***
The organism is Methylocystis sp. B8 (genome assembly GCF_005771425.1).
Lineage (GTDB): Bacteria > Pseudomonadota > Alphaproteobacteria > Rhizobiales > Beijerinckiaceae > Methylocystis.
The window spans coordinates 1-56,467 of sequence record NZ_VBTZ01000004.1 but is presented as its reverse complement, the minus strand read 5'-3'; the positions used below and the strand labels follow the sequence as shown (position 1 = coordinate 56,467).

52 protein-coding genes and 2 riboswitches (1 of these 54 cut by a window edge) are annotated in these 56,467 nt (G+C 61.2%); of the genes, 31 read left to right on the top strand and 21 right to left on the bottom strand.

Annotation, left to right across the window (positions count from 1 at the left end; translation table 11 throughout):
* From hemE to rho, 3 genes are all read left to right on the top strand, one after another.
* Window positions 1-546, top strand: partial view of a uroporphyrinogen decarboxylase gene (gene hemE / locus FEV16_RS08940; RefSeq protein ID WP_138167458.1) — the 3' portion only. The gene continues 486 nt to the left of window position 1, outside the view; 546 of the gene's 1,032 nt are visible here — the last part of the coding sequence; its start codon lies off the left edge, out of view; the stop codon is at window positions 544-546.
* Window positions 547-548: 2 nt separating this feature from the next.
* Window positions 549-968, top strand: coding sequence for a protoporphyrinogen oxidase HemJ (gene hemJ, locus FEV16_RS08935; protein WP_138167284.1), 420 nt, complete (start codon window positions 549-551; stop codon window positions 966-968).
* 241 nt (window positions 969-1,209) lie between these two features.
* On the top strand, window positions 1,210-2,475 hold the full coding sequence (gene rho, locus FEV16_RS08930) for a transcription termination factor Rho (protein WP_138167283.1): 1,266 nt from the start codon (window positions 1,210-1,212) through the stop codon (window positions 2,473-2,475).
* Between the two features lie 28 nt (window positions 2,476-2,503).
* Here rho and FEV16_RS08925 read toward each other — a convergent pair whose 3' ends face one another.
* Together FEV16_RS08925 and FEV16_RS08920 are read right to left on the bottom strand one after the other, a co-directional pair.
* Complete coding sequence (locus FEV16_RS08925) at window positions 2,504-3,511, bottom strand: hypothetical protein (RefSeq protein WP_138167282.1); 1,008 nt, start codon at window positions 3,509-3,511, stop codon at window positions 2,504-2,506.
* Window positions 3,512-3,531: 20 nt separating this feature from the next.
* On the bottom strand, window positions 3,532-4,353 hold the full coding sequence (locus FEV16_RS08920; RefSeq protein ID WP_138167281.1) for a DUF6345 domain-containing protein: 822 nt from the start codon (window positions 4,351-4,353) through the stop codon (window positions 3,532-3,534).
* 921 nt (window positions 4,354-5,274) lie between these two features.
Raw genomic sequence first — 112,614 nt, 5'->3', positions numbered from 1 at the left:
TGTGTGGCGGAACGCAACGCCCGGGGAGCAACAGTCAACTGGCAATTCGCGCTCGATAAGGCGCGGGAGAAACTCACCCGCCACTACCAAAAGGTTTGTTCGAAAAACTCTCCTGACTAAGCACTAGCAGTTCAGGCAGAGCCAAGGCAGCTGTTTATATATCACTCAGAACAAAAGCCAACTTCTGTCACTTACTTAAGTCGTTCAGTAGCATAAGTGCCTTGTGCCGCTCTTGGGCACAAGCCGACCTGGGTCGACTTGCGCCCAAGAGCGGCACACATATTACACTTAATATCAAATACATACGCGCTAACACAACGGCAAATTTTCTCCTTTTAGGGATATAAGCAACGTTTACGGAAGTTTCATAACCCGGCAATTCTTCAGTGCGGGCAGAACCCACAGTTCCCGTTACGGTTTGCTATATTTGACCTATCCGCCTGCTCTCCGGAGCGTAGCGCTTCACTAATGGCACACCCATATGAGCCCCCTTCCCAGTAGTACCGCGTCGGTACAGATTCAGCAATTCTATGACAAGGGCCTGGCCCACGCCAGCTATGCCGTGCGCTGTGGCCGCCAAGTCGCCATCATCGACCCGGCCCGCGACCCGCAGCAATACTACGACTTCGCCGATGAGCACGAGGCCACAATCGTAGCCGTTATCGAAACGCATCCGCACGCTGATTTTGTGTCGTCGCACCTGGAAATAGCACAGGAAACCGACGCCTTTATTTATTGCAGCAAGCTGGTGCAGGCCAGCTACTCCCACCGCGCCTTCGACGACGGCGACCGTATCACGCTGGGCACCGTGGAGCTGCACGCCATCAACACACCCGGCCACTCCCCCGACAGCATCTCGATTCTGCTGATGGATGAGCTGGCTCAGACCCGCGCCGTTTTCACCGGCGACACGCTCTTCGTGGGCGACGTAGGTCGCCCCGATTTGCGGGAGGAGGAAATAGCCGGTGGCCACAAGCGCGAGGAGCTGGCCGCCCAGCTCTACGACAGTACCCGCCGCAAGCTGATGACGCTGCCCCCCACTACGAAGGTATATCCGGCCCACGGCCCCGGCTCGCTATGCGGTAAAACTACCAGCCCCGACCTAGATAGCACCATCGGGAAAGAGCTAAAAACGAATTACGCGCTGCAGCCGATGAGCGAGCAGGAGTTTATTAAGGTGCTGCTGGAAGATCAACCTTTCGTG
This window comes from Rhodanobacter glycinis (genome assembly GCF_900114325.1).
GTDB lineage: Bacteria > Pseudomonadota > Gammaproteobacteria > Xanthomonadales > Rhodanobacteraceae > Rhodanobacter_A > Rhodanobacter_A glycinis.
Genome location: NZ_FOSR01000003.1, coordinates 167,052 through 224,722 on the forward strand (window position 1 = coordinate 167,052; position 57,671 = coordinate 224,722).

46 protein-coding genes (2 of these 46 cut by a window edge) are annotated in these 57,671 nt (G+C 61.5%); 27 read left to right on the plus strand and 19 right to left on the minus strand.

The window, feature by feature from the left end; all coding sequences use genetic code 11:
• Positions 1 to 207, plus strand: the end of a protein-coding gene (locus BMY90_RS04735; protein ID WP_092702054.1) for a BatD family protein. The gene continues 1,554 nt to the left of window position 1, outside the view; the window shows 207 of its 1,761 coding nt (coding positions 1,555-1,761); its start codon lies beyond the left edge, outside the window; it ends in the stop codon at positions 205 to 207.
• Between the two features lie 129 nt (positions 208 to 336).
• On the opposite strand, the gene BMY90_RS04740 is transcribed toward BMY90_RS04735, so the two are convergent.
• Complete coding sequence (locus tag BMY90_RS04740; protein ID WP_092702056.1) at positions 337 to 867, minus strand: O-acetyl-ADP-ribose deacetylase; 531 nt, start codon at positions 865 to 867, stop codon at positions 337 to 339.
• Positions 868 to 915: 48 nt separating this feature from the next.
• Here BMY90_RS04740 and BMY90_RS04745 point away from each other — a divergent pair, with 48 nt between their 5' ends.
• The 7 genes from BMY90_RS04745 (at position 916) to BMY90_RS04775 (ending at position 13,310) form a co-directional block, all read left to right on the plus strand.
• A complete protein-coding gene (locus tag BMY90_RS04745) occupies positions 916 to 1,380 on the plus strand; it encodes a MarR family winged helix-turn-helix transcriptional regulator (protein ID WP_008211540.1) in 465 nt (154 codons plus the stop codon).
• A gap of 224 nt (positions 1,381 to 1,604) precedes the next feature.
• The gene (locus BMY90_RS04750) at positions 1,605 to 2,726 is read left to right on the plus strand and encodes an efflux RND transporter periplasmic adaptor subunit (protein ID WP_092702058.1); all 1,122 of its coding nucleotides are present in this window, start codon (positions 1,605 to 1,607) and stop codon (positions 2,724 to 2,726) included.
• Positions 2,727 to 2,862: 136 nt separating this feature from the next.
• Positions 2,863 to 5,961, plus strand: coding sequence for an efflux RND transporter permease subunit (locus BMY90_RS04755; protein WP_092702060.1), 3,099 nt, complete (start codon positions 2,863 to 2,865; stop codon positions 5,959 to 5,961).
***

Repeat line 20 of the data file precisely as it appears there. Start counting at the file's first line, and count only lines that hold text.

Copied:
TGTGTGGCGGAACGCAACGCCCGGGGAGCAACAGTCAACTGGCAATTCGCGCTCGATAAGGCGCGGGAGAAACTCACCCGCCACTACCAAAAGGTTTGTTCGAAAAACTCTCCTGACTAAGCACTAGCAGTTCAGGCAGAGCCAAGGCAGCTGTTTATATATCACTCAGAACAAAAGCCAACTTCTGTCACTTACTTAAGTCGTTCAGTAGCATAAGTGCCTTGTGCCGCTCTTGGGCACAAGCCGACCTGGGTCGACTTGCGCCCAAGAGCGGCACACATATTACACTTAATATCAAATACATACGCGCTAACACAACGGCAAATTTTCTCCTTTTAGGGATATAAGCAACGTTTACGGAAGTTTCATAACCCGGCAATTCTTCAGTGCGGGCAGAACCCACAGTTCCCGTTACGGTTTGCTATATTTGACCTATCCGCCTGCTCTCCGGAGCGTAGCGCTTCACTAATGGCACACCCATATGAGCCCCCTTCCCAGTAGTACCGCGTCGGTACAGATTCAGCAATTCTATGACAAGGGCCTGGCCCACGCCAGCTATGCCGTGCGCTGTGGCCGCCAAGTCGCCATCATCGACCCGGCCCGCGACCCGCAGCAATACTACGACTTCGCCGATGAGCACGAGGCCACAATCGTAGCCGTTATCGAAACGCATCCGCACGCTGATTTTGTGTCGTCGCACCTGGAAATAGCACAGGAAACCGACGCCTTTATTTATTGCAGCAAGCTGGTGCAGGCCAGCTACTCCCACCGCGCCTTCGACGACGGCGACCGTATCACGCTGGGCACCGTGGAGCTGCACGCCATCAACACACCCGGCCACTCCCCCGACAGCATCTCGATTCTGCTGATGGATGAGCTGGCTCAGACCCGCGCCGTTTTCACCGGCGACACGCTCTTCGTGGGCGACGTAGGTCGCCCCGATTTGCGGGAGGAGGAAATAGCCGGTGGCCACAAGCGCGAGGAGCTGGCCGCCCAGCTCTACGACAGTACCCGCCGCAAGCTGATGACGCTGCCCCCCACTACGAAGGTATATCCGGCCCACGGCCCCGGCTCGCTATGCGGTAAAACTACCAGCCCCGACCTAGATAGCACCATCGGGAAAGAGCTAAAAACGAATTACGCGCTGCAGCCGATGAGCGAGCAGGAGTTTATTAAGGTGCTGCTGGAAGATCAACCTTTCGTG